By Patrick Schmadeke
(The first in a six-part series)
What does it mean to be a responsible Catholic citizen in the midst of rising political polarization?
The need for thoughtful commentary on this topic is readily apparent: we are experiencing political turmoil at all levels of government, trust in our institutions is eroding and interpersonal relationships that have previously been immune to the vicissitudes of partisanship are showing signs of fragility. Worse still, many simply assume the worst about persons of the opposite political persuasion.
Such suspicion is stimulated by various actors. Persons who have political power, certain voices in the media and leaders of corporations all contribute to the political cacophony. Appallingly, those who advocate for political division benefit financially and politically from the very turmoil they create. Such opportunism is incompatible with the Gospel.
As citizens, we cannot stand idle on the sidelines, nor should we enter confused political debates haphazardly. The need for critical and constructive political dialogue and civic engagement is heightened by the social sins of our time. This series intends to be a resource in response to that need, a guidepost of Catholic political theology and ethics in the service of bringing one’s faith to bear on one’s politics.
The series cannot be comprehensive; it is the beginning of a conversation. It does not intend to offer specific solutions to any particular political problem. Rather, the aim is to highlight primary principles of Catholic theology which inform our critique of specific political positions and candidates. With the February caucuses just around the corner and the November elections nine months later, this topic is a timely one. The following is a sketch of what is to come in the series.
While this first column is an introduction, the second will make clear why being politically engaged is a necessary dimension of one’s Catholicity. Various expressions of Christianity have historically said that the realm of faith is isolated from the realm of politics. But, as we will see, there are historical and theological reasons why our faith is indispensable to questions of politics.
We know that all is intertwined in the seamless garment of creation, so the third article explores the shared starting points of faith and politics. Two frameworks are particularly helpful in considering this relationship: the principles of Catholic Social Teaching, and Natural Law.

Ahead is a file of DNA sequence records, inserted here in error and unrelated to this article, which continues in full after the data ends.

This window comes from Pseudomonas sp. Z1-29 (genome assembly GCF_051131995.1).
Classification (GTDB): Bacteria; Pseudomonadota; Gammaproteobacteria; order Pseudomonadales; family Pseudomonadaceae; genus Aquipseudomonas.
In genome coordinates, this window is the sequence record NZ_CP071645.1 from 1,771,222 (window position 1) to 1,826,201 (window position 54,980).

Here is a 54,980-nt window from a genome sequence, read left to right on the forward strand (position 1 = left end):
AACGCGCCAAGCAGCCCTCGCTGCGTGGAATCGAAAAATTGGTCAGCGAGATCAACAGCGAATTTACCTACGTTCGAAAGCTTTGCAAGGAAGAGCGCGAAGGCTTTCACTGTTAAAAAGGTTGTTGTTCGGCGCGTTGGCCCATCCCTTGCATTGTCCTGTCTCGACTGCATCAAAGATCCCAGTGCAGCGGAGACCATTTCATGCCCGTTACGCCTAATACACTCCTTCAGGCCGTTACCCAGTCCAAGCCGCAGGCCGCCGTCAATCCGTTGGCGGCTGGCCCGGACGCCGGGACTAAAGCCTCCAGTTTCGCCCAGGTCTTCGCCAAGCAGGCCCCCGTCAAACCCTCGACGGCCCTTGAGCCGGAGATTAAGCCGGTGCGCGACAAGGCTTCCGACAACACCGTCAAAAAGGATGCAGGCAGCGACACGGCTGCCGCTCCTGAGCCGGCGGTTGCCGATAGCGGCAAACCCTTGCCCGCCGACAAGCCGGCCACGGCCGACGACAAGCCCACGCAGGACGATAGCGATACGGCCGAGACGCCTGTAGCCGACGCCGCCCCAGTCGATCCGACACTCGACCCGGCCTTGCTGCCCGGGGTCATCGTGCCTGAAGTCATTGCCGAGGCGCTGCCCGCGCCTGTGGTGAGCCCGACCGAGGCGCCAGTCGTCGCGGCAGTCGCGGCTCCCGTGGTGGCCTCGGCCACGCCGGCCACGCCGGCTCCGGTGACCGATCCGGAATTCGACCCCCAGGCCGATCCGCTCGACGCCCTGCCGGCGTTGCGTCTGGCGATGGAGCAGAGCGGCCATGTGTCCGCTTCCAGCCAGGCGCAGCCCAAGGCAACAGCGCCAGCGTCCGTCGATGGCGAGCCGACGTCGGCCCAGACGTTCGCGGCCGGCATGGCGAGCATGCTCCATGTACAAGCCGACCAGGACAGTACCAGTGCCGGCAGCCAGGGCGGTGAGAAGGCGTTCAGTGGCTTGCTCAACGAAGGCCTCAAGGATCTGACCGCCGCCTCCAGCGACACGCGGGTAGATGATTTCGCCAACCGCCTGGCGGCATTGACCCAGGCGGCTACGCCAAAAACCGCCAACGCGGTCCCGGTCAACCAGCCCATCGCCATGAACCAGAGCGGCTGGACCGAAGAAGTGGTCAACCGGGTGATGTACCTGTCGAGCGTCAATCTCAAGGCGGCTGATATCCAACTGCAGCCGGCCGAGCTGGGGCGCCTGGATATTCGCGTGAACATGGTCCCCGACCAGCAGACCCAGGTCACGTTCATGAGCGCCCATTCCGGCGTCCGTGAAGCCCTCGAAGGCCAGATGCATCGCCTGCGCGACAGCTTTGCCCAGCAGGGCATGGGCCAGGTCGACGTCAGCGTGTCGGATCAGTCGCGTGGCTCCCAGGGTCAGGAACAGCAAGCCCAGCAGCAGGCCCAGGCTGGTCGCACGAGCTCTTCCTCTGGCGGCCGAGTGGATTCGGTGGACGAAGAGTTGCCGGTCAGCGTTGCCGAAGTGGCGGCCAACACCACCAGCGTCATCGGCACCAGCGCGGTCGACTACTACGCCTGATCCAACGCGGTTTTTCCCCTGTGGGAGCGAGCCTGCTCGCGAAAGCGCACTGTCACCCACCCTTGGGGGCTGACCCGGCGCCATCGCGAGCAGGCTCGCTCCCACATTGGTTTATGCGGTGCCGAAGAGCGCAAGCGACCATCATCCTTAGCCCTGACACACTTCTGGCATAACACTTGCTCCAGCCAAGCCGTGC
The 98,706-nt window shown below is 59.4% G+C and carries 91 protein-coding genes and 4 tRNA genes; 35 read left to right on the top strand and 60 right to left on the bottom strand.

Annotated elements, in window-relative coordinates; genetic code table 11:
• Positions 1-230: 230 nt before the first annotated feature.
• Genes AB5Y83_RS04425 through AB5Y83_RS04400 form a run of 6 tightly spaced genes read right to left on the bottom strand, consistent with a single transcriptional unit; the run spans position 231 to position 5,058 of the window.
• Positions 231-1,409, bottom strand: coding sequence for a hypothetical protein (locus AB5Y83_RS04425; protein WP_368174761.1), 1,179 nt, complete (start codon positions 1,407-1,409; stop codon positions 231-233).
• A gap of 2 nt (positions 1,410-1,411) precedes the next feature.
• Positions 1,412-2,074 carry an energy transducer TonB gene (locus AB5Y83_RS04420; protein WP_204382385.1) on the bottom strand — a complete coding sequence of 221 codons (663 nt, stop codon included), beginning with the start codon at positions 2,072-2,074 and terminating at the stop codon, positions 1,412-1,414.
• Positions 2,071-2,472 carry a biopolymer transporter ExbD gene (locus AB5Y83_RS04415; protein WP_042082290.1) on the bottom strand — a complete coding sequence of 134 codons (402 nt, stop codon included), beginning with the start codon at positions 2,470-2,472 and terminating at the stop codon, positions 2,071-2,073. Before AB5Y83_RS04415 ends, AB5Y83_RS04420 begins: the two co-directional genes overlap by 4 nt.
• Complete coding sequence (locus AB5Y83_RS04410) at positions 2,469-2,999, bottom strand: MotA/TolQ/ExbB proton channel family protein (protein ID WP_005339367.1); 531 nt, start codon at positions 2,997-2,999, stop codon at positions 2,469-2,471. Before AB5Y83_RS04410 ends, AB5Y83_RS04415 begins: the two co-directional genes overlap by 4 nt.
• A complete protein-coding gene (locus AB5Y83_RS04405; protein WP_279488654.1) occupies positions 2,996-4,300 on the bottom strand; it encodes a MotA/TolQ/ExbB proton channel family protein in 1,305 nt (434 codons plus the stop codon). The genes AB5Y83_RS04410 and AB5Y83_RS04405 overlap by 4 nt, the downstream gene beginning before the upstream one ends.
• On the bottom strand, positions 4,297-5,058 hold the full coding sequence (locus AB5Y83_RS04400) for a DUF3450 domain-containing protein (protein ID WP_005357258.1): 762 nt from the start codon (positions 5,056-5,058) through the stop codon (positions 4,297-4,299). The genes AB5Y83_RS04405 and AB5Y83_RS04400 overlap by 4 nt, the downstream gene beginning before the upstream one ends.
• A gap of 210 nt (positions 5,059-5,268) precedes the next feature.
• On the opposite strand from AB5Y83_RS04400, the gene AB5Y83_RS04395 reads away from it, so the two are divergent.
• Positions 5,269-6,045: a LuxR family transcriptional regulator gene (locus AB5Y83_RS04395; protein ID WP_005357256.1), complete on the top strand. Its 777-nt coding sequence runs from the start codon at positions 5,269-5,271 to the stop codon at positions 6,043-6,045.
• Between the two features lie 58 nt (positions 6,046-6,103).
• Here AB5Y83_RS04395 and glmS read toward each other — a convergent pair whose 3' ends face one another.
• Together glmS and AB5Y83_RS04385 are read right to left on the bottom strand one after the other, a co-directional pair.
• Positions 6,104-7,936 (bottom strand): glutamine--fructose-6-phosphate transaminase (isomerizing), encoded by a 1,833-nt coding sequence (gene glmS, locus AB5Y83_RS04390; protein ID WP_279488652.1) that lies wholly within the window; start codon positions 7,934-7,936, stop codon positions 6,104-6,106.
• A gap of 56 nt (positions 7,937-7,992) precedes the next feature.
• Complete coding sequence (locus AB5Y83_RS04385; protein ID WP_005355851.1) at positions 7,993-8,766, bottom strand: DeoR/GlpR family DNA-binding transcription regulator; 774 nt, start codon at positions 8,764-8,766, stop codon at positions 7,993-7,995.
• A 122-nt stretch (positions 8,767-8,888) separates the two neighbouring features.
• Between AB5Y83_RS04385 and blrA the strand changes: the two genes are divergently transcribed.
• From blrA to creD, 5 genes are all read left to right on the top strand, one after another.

The fourth article observes the seemingly inevitable conflict between political realities and theological principles and offers a clarification regarding the concerns of these two realms. While the object of the political task is the common good, the object of the theological task is God. While theology continually refines our understanding of the common good and offers it to the political order to enact, there is no intrinsic discontinuity in the tasks of theology and politics.
The fifth article seeks to set the November elections in a broader context. While commentators have observed that the presidential election is our highest national “sacrament,” we must situate this “sacrament” in the wider horizon of civic responsibility. The more we are grounded in local civic experiences the better we can responsibly engage local, state, national and international issues.
Finally, the sixth article offers three interrelated “tools” that serve as the foundation for political conscience formation. Briefly, these tools are: (1) examine how our communities contribute to political conscience formation, (2) draw on the Catholic intellectual tradition to inform this reflection and (3) develop fuller attention to the agency of the Holy Spirit in conscience formation.
If it is the case that we find it difficult to speak with one another about politics, then articulating shared starting points will help us begin on common ground. The articles published here from September through February can be read as individual units, stitched together in the end to form a single whole and can be used as discussion pieces with friends as well as resources for individual reflection. If there is an outcome from this series I hope it is this: to make sure that our politics conform to our faith, and not the other way around.
(Editor’s note: Patrick Schmadeke is a graduate of St. Ambrose University (‘13) and a student in the Master of Divinity program at the University of Notre Dame. His column offers reflections on his coursework, engaging with the richness of the Catholic Tradition and its relevance to the world today.)